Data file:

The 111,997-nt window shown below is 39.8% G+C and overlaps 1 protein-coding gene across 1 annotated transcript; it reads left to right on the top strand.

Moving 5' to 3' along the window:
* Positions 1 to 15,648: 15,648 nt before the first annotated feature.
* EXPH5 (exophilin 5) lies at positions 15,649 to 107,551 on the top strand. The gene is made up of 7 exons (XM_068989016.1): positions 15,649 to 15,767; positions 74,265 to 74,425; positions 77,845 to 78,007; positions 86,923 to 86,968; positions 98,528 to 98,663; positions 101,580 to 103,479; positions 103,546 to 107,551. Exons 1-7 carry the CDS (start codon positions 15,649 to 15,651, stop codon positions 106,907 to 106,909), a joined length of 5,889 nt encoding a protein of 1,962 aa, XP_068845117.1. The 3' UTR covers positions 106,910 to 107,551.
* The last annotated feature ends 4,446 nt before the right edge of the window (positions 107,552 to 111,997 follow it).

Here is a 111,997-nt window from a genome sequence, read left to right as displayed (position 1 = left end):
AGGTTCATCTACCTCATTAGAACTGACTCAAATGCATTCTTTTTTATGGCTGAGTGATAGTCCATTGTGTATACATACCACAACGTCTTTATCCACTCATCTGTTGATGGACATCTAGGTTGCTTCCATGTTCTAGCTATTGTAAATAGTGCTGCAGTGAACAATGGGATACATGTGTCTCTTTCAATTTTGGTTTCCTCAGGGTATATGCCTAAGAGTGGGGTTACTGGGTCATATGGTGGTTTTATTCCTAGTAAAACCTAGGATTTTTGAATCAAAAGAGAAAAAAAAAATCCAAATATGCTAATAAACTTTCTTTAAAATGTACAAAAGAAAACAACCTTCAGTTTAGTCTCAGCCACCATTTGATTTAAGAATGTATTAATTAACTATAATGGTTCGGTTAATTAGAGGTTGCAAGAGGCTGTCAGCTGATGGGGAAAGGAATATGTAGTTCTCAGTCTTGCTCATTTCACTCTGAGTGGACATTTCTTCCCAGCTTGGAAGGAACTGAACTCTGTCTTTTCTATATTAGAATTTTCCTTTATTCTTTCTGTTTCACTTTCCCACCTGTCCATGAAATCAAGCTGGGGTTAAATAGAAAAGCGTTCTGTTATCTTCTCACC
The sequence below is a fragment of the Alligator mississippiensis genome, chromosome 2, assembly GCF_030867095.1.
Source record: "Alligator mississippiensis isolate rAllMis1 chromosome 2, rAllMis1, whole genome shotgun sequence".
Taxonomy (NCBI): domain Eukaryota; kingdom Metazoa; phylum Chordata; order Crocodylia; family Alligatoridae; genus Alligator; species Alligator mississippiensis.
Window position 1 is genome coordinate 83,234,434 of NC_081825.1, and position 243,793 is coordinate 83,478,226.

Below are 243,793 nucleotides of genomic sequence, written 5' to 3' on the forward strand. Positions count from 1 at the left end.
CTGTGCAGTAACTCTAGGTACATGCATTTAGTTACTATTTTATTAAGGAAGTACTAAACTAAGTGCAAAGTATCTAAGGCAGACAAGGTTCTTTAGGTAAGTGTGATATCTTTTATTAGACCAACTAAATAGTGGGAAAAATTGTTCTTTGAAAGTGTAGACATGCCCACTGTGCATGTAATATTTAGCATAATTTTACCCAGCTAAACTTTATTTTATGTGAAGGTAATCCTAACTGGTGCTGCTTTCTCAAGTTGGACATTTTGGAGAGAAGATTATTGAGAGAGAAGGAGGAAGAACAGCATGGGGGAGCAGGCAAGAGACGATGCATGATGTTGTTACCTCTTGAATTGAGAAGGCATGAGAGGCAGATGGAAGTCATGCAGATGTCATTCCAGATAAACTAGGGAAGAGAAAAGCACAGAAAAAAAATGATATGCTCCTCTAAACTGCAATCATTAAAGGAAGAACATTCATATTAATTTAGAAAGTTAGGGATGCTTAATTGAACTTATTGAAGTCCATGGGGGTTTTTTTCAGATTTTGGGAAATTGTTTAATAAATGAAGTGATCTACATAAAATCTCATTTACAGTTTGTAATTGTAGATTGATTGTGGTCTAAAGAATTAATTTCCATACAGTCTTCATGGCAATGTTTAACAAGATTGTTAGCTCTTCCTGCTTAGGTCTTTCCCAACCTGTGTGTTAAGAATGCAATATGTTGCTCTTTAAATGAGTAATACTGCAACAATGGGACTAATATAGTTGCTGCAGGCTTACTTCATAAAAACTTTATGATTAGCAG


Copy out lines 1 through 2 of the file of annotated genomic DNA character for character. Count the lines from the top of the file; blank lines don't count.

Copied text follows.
The 111,997-nt window shown below is 39.8% G+C and overlaps 1 protein-coding gene across 1 annotated transcript; it reads left to right on the top strand.

Moving 5' to 3' along the window: